Page 116: 123262427 Shankara Bhashya Isha Kena Mundaka Upanishads s Sitaram Sastri Sanskrit English


voi~ of the chathurmasya, ritual. 'vVithout · agrayctnc~', qevoid of the agraycLnC6 ritual which is to be perform eel in autumn etc.; ·similarly 'withot1t cdithi,' devoid of the daily propitiation of guests ; 'cdmtam', oblation not of­fered well by himself at the time for agnihotrct. "Without vaisvadeva/', like "without Da,rrsn", means clevoid of' the va,isvcteleva ritual. Is 'irregularly per­formed,' oblation though offered, not offered ill the pro ... per manner. What such ka'i'?na, as ctgnihotnt ill-per­formecl or not performed at all, leads to, is stated im­mediately after. 'Till the seventh', inclusive of the se-. ~enth. 'His/ of the doer. ' Destroys the seven worlds of the Cloer', seems to destroy ; because only the trouble taken is the fruit; for it is only when latrm.a is properly performed, the seven worlds beginning with Bhzt and ending with scttycL m·e obtained as result, according to the fruition ·of the l~a'i"Jnu. These worlds are not obtain­able by agwihot1•a and other kcLrrtnc(,, perforn1ed ·as just above stated and they are therefore said to be as it 'vere destroyed ; but the mm·e trouble is ever present ; or it may be construed to mean that the three ancestors (the father, the grand-father ancl the great-grand-father) and the th~·ee clecenclants'(the son, the grandson nnd the' great-grandson) connected by the offer of oblations do not confer any benefit on his soul by virtue of the. agnihot?·cG ·ancl the rest, performed as above stated~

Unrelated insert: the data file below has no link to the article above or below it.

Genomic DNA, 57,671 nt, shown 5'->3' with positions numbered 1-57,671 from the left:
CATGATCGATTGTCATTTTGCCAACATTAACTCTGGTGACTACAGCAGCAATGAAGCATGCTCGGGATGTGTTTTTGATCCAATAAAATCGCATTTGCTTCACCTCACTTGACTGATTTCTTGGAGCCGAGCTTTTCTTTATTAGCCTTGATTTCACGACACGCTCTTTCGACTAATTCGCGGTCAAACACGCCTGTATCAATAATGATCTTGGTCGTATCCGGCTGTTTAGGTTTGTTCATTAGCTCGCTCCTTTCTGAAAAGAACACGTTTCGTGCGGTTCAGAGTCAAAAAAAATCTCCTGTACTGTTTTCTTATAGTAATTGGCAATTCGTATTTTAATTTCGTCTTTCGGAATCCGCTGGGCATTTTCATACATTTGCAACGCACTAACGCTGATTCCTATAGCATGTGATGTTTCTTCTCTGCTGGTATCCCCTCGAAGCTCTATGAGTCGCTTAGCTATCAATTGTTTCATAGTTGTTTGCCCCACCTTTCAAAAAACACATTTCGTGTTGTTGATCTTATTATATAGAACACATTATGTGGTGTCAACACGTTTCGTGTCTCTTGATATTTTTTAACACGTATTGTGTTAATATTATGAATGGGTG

Page 117: 123262427 Shankara Bhashya Isha Kena Mundaka Upanishads s Sitaram Sastri Sanskrit English


cnr~ cro<tr :q +r.1~crr :q ~r~ffi ~r :cr w~r t t~ ~~ :cr ~r ~r~.;r ~ ~ ~~r: 11

l(a li, lt,cbr:).li, also ?1utnojafz:ct, snlohita, sudh,tlmrat•arnc~, sph~tlingint, and visvctJruch·Z are the seven n1oving tongues of fire.

Oo?n.-The seven tongues of the (flaming) fire, from kaJi down to 'l7iSVlW"'Ltchi, are intended to swallow the oblations thrown on it.

"" "" "" . "" ~ ~~ ~m~ ~R? ~.,.,.;tll-:n~~~~~a:Y'TIIll ...... i_ I

\i;;ftt .. Jlal: ~ ~ ~ ~r;rt ~~: II(\ I\ Him wl1o performed kcw?na (ctgnihotrctJ) in.the lJright

flames at the proper time, these oblations, performed by him, conduct through the rays of the_ sun where the Lord of the Devas is sole sovereign. . Oom.-.'J.1he agnihoi?·i who. performs the kcwrna,, agnihotra and the rest, in . these different bright tongues of the fire, at the time fixed for the per­forpla;nce of the lt,Cb'l'?nct these oblations(performecl by him). becoming so many rays of the sun conduct him to Heaven, where Indra, Lorcl of the Devas, singly rules over all. '.Adcd&yan,' taking (the sacrificer).